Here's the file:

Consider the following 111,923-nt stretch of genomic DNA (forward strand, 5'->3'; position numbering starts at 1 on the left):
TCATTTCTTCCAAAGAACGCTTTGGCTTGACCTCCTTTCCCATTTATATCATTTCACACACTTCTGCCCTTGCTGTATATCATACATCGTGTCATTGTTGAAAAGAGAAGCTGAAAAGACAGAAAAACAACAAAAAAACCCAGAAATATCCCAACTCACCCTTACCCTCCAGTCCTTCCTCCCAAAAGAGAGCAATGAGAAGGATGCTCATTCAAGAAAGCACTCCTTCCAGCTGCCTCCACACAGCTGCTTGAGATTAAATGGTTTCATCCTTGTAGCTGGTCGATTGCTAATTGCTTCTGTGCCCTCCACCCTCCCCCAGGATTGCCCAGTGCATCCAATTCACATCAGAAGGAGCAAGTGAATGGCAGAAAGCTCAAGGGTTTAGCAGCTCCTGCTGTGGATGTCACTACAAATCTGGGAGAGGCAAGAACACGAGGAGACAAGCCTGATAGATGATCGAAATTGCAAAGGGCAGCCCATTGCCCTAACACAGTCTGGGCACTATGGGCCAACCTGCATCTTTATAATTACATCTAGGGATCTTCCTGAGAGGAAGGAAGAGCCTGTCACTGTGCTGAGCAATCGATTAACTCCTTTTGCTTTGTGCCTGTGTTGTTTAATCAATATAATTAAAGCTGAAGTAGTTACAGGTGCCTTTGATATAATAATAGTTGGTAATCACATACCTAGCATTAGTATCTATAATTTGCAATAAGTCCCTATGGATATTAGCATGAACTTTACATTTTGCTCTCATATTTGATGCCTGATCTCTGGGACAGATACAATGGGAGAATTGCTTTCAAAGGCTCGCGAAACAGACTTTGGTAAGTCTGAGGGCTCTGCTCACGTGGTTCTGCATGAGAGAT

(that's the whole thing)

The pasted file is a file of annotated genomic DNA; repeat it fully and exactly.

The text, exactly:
Consider the following 111,923-nt stretch of genomic DNA (forward strand, 5'->3'; position numbering starts at 1 on the left):
TCATTTCTTCCAAAGAACGCTTTGGCTTGACCTCCTTTCCCATTTATATCATTTCACACACTTCTGCCCTTGCTGTATATCATACATCGTGTCATTGTTGAAAAGAGAAGCTGAAAAGACAGAAAAACAACAAAAAAACCCAGAAATATCCCAACTCACCCTTACCCTCCAGTCCTTCCTCCCAAAAGAGAGCAATGAGAAGGATGCTCATTCAAGAAAGCACTCCTTCCAGCTGCCTCCACACAGCTGCTTGAGATTAAATGGTTTCATCCTTGTAGCTGGTCGATTGCTAATTGCTTCTGTGCCCTCCACCCTCCCCCAGGATTGCCCAGTGCATCCAATTCACATCAGAAGGAGCAAGTGAATGGCAGAAAGCTCAAGGGTTTAGCAGCTCCTGCTGTGGATGTCACTACAAATCTGGGAGAGGCAAGAACACGAGGAGACAAGCCTGATAGATGATCGAAATTGCAAAGGGCAGCCCATTGCCCTAACACAGTCTGGGCACTATGGGCCAACCTGCATCTTTATAATTACATCTAGGGATCTTCCTGAGAGGAAGGAAGAGCCTGTCACTGTGCTGAGCAATCGATTAACTCCTTTTGCTTTGTGCCTGTGTTGTTTAATCAATATAATTAAAGCTGAAGTAGTTACAGGTGCCTTTGATATAATAATAGTTGGTAATCACATACCTAGCATTAGTATCTATAATTTGCAATAAGTCCCTATGGATATTAGCATGAACTTTACATTTTGCTCTCATATTTGATGCCTGATCTCTGGGACAGATACAATGGGAGAATTGCTTTCAAAGGCTCGCGAAACAGACTTTGGTAAGTCTGAGGGCTCTGCTCACGTGGTTCTGCATGAGAGAT